He raided Valparaiso and caught a treasure ship with immense gold and silver reward. Captain Drake returned to England via the Far East, thus becoming the first Englishman to circumnavigate the globe. In the process, he claimed the western coast of North America for England. He was knighted and amply rewarded. In 1588, Sir Francis helped lead the English navy against the Spanish Armada, with heroic success, and only burnished an already legendary reputation.

King Phillip of Spain put a price on El Draque’s (The Dragon) head in the modern equivalent of more than six million dollars which no doubt positioned him as Public Enemy #1 on the Inquisition’s hit list. After eight more years of scouring the Spanish Main, Drake died of dysentery aboard ship after an unsuccessful attempt to capture San Juan, Puerto Rico. He was dressed in a full suit of armor and buried at sea in a lead coffin. Divers have been frustrated in failing to find that coffin in modern times. Drake’s explorations and aggressiveness kept the Spanish on their heels, and eventually made English settlement a viable enterprise. He died in 1596, eleven years before the settlement at Jamestown. The rest is history.

Drake and Hawkins spent time on the Florida Coast and are part of the story of St. Augustine, having burned the fort and the city on May 29, 1586. Join me, Bill Potter, as I lead our Pirates, Presidents, Conquistadors and More! Tour, February 16-18 in St. Augustine, Florida!

1. Sir Francis Drake, by John Sugden
2. Elizabeth’s Sea Dogs, by Hugh Bicheno

Image credits:
Sir Francis Drake (Wikipedia.org); Queen Elizabeth I (Wikipedia.org); Admiral John Hawkins (Wikipedia.org); The Golden Hind (Wikipedia.org)

2017-08-04T17:04:21+00:00 January 23, 2017|HH 2017|

The Irish Free State, 1922

The Irish Free State—January 15, 1922

For centuries the Irish people fought back against English domination. Various risings, wars, rebellions and petitions had been tried, without more than temporary success; often the resistance to Royal rule met with brutal suppression. Henry VIII, Oliver Cromwell and William and Mary all hold special places of execration in the Irish history books. The Protestant Reformation had not taken hold among the Irish, and their continued loyalty to the papacy and the attending powerful influence of the Romanist priests kept them at odds with the crown and English Church. The seizure of Irish property and establishment of the English Church and English plantations, along with the immigration of Protestants from Scotland often created hostile relations with the native Gaels. The six northernmost counties, in fact, eventually became majority Protestant. In 1922, the legislative relationship with England changed forever and, in the words of Michael Collins, the Irish people acquired “the freedom to obtain freedom.”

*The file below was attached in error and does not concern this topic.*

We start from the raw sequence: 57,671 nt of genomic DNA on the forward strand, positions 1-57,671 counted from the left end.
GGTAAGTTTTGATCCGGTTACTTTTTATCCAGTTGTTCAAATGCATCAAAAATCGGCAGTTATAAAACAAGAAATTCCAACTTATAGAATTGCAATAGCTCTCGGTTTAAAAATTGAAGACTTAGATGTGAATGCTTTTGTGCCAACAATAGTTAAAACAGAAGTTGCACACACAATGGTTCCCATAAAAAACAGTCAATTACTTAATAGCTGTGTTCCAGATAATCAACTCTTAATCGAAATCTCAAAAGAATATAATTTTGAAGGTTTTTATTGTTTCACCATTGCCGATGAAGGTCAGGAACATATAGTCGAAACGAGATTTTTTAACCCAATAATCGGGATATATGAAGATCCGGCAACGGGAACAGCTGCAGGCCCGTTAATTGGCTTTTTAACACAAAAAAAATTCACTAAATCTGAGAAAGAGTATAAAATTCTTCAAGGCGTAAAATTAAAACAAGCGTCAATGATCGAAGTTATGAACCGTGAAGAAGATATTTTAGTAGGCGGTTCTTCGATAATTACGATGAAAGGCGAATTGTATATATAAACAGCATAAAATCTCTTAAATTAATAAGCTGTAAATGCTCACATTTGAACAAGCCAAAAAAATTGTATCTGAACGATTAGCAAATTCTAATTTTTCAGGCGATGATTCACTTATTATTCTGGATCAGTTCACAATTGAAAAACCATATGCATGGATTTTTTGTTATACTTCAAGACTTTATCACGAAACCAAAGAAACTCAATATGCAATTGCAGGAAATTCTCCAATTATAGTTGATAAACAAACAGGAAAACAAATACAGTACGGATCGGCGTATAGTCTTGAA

King Henry VIII of England
(1491-1547)


Oliver Cromwell “Lord Protector” of England (1599-1658)

The Irish desire for independence from Britain was not without sympathizers in England prior to the 20th Century. William Ewart Gladstone, probably the best of the 19th Century Prime Ministers, proposed a sort of “home rule” for Ireland, but his plans were quashed by the House of Lords. The Irish MPs, often disunited in their goals and strategies, were always a small minority in Parliament, and any desires for independence faced overwhelming disapproval, even from some of their own representatives. In the early 1900s, sentiment for possible home rule for Ireland revived among many British politicians after the Liberals were returned to power in 1906, but World War I intervened in 1914, putting all that talk on Parliament’s back burner. In the Emerald isle, however, powerful intellectual and cultural forces had chipped away at the unionist majority, and men and women with a more radical agenda determined to make a bid for independence while the Great War distracted Great Britain.